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Taliban, adopt ballots not bullets

March 19 2014




For once, the militant Taliban should listen to religious scholars, especially in India, who are urging Indian Muslims to embrace ballots ‘wholeheartedly’.

The talks between government representatives in Pakistan and the Taliban broke down earlier when the Taliban insisted that they did not recognise the Constitution of Pakistan. The Taliban have also reiterated several times in the past that they did not believe in electoral democracy because these systems of governance conflict with what they believe is the divine law.

According to the Press Trust of India, the chief rector of the Darul Uloom in Lucknow, Maulana Rabey Hasan Nadwi, encouraged Indian Muslims to participate in elections. “All I can say is that Muslims should participate wholeheartedly in the electoral process. They should support the best candidates and hope for the best. They will suffer if they remain aloof from the political system,” said Maulana Nadwi in an interview in Aligarh.

To be fair, the Taliban are more closely aligned with Darul Uloom in Deoband, which is more radical in its religious and social outlook. Still, even the religious leaders in Deoband do not discard electoral democracy for the Muslims.

The Ulama of Deoband recognise India as a democracy and urge Muslims to vote for those who are good for Muslims and also for India. Responding to a question, the Deobandi scholars observed that while “India is not an Islamic country but it is a democratic and secular country… However, one should vote to (sic) the party and leader who are better in the favour (sic) of Muslims and the country.”

Almost all religious parties in Pakistan have also embraced electoral democracy. Jamaat-i-Islami and various versions of Jamiat-i-Ulama-i-Islam have participated in several elections in the past. They are expected to do so in the future as well. Why then, do the Taliban reject electoral democracy and refuse to recognise the Constitution of Pakistan. If elections are good for Muslims in India, why can’t they be good for Muslims in Pakistan?

Is electoral democracy the only modern construct rejected by the Taliban? What about education and, more recently, polio vaccination? Over the past several years, the Taliban have destroyed several schools in the areas they controlled. Girls’ schools were much more likely to be destroyed than the school for boys. The Taliban have reluctantly consented to allow only young girls to attend school. From Karachi to Pakistan’s remote tribal areas, the Taliban have been busy attacking volunteers and government functionaries who were running campaigns for polio vaccination.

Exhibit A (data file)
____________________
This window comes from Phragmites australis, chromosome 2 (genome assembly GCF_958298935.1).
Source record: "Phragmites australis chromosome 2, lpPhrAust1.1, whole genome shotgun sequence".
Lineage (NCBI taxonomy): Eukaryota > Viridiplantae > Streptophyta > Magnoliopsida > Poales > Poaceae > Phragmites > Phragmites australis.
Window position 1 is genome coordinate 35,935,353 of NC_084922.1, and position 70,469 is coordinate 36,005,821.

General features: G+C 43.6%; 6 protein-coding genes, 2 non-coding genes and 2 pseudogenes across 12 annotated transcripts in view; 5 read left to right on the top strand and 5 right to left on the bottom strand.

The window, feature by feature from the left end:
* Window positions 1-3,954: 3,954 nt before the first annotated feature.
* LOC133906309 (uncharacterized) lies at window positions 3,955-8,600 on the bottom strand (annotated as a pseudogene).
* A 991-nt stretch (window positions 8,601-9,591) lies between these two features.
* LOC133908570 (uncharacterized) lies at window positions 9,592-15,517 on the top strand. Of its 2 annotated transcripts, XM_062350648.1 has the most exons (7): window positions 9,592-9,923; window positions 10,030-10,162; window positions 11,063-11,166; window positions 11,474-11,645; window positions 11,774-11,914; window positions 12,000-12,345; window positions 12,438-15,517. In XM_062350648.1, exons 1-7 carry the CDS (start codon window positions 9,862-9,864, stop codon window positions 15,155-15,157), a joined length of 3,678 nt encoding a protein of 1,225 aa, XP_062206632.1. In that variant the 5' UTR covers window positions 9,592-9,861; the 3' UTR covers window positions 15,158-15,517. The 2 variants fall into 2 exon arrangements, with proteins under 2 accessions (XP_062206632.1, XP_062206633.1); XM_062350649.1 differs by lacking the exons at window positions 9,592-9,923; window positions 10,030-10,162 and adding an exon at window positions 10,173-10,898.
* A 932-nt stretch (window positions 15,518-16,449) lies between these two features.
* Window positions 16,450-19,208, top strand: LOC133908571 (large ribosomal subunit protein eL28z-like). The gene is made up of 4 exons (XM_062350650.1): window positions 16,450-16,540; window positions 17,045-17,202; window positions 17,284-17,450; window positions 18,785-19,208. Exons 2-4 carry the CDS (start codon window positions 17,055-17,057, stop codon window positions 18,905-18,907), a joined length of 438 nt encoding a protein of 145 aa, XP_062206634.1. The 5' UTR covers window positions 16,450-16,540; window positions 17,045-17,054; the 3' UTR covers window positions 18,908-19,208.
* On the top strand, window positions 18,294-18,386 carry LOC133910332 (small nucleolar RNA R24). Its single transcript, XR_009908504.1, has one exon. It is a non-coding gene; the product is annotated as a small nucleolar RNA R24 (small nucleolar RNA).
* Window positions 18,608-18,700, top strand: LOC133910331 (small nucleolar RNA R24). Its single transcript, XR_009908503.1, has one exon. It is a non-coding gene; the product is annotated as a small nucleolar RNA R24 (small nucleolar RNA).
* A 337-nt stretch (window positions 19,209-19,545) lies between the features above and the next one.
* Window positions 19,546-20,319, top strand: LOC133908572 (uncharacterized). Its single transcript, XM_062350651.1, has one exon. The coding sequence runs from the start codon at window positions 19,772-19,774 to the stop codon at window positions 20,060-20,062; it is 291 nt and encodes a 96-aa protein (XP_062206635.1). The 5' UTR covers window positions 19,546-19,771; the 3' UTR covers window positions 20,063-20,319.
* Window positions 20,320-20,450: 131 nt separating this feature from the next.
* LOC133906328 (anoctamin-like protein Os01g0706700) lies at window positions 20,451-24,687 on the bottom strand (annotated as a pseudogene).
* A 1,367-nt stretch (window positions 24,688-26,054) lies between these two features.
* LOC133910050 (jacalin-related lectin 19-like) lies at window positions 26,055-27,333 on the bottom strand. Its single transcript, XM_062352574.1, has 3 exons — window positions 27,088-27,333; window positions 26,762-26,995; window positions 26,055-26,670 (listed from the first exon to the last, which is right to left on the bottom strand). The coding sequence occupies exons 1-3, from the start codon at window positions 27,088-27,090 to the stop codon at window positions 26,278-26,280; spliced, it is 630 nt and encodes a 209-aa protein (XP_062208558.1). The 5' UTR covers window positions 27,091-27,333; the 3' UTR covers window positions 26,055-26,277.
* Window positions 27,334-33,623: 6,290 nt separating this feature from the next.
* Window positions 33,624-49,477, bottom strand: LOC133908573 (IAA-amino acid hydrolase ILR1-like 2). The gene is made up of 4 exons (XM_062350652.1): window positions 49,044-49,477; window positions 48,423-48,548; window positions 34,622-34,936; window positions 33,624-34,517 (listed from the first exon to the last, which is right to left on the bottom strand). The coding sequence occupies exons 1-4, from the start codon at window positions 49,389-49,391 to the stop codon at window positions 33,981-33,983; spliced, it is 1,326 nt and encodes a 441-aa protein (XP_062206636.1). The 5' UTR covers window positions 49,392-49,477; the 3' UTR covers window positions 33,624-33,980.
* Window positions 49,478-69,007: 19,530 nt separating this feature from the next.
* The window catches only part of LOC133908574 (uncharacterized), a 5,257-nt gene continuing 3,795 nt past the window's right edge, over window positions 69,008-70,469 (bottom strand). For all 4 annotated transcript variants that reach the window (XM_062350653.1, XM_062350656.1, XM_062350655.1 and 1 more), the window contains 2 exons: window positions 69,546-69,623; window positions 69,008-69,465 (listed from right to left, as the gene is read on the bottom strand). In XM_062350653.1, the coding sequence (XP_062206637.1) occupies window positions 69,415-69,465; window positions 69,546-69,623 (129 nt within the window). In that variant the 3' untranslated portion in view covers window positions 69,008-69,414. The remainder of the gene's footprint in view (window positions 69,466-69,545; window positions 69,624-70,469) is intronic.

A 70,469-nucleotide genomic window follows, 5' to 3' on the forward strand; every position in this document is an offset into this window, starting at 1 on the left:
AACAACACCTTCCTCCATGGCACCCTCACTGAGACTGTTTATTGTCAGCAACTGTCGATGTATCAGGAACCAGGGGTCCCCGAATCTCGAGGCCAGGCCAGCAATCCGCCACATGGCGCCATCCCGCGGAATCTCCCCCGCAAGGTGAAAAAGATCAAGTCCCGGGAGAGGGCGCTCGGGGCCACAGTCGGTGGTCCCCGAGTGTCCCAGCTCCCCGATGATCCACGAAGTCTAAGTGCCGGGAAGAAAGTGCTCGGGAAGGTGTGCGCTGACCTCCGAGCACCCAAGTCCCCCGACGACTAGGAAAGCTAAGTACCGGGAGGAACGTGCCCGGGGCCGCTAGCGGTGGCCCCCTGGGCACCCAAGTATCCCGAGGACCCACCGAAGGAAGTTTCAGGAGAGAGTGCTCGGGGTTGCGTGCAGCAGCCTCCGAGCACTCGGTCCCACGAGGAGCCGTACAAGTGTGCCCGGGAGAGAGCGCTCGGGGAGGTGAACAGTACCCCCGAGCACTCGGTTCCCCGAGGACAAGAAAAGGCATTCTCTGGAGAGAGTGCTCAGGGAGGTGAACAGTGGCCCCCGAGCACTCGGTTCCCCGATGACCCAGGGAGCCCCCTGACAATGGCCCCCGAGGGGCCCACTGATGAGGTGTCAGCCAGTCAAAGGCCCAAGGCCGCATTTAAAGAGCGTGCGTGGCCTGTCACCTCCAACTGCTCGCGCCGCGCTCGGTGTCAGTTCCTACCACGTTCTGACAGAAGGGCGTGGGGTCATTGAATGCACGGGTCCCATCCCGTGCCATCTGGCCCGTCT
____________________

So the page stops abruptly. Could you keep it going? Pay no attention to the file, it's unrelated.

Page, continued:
The Taliban’s rejection of electoral democracy could be seen in the larger context of post-colonial opposition of systems of governance that were borrowed from Western sources. However, destroying schools and murdering vaccinators are hard to justify from any political vantage point. In fact, such acts reveal the ugly reality that the Taliban may lack any comprehension of modern-day statecraft. Hardly literate and inexperienced in governance, the Taliban are in no position to run even a village, let alone a country.

It may also be true that the Taliban were smarter than other politico-religious outfits in Pakistan, where such outfits in the past have attracted only a small fraction of votes. Knowing that victory will always elude them if they adopted ballots, the Taliban have therefore adopted bullets and bombs.

The Taliban should know that violence cannot be substituted for a valid political ideology. At the same time, the establishment in Pakistan should be mindful of the fact that not much could be gained from talks with the Taliban who refuse to listen to religious scholars in both Pakistan and India.

Originally published by Dawn Pakistan 

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